While 'transition' is regarded as a multilevel process, it appears primarily to be premised on a transfer of military control to Afghans. International military forces will be reduced and control of those areas from which international forces are withdrawn will fall to Afghan security forces (of whatever shape or form). This includes the army and police forces. This year, a number of private security companies that protect local and international programmes, offices and staff around the country are due to transition into the Afghanistan Public Protection Force (APPF). This has been delayed several times, however, and some entities will be exempt from the process. The militia forces that ISAF has been installing around the country – for example, in Kunduz, Kandahar and Helmand – will play a key part in this transition process and will mimic the Soviet withdrawal in the late 1990s. The issue of a political transfer of power will also come to the fore in 2014, when President Hamid Karzai is to hand over power to a new president after elections. The US will want to find a way to involve itself in this process in a useful way.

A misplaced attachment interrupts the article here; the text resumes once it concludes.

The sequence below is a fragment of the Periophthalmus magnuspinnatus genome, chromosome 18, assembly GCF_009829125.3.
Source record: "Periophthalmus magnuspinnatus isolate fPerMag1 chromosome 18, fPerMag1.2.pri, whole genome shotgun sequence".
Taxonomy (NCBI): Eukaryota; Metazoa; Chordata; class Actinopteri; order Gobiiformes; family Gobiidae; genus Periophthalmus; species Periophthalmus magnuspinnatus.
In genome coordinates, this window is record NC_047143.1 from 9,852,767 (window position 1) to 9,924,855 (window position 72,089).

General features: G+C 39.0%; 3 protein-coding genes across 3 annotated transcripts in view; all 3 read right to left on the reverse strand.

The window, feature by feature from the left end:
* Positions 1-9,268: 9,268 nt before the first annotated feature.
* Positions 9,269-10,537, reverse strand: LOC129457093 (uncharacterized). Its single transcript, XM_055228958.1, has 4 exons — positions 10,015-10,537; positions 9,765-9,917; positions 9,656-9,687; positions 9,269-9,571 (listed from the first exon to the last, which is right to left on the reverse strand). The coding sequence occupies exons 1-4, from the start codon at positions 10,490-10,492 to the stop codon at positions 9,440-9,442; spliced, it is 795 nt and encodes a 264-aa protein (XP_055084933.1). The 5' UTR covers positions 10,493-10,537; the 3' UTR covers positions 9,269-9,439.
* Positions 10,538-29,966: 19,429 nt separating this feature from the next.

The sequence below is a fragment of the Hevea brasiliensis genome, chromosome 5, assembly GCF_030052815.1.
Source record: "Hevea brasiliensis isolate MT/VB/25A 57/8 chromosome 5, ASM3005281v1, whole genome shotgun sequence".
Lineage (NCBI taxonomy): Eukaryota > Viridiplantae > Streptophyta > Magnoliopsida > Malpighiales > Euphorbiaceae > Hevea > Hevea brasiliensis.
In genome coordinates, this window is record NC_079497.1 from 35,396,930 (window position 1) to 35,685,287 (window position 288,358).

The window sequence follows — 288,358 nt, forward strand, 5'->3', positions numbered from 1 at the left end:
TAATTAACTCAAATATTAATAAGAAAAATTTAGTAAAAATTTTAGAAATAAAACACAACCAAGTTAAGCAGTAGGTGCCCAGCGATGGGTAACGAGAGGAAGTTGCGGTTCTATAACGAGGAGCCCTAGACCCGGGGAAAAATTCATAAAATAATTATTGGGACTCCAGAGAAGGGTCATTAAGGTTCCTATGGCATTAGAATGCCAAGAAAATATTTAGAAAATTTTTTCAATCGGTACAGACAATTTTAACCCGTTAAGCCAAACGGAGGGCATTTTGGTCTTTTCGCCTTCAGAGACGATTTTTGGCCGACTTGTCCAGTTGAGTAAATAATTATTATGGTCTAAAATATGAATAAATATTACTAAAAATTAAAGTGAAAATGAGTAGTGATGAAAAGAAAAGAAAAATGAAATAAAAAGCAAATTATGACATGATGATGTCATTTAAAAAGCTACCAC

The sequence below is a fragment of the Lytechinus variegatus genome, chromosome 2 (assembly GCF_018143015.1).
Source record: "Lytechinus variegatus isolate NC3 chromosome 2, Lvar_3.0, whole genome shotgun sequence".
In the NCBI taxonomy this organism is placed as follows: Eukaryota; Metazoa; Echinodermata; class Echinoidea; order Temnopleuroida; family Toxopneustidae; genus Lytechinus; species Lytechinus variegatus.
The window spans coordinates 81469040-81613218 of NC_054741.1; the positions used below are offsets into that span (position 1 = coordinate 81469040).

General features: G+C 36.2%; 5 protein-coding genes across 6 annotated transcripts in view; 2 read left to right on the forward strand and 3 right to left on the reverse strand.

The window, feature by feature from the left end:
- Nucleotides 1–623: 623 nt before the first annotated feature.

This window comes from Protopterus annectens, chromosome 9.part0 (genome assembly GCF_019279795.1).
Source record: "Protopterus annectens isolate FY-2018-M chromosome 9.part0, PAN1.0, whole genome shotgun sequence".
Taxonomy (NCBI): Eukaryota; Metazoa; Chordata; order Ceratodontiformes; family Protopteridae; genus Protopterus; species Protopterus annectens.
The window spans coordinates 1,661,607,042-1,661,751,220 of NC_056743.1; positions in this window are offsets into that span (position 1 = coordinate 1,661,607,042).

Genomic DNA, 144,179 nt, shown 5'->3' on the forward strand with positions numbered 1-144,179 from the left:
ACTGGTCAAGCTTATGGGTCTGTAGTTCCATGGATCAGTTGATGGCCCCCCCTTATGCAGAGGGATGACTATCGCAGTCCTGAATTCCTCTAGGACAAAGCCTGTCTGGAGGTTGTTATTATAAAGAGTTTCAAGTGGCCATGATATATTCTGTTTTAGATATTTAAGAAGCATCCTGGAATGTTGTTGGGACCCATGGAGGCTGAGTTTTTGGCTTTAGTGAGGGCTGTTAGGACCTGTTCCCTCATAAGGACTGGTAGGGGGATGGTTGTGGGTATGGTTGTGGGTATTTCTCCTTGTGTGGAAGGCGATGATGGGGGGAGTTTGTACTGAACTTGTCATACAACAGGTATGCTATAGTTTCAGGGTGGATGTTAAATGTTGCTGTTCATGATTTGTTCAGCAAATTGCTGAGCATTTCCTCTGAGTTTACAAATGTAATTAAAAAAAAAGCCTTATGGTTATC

The various elements of this transition process have all been called into question over the past year. Each element is the subject of heated debate, as was seen during recent testimony by ISAF commander, General John R. Allen on 20 March. The factual basis for claims of progress as well as the nature of the process itself are still under debate.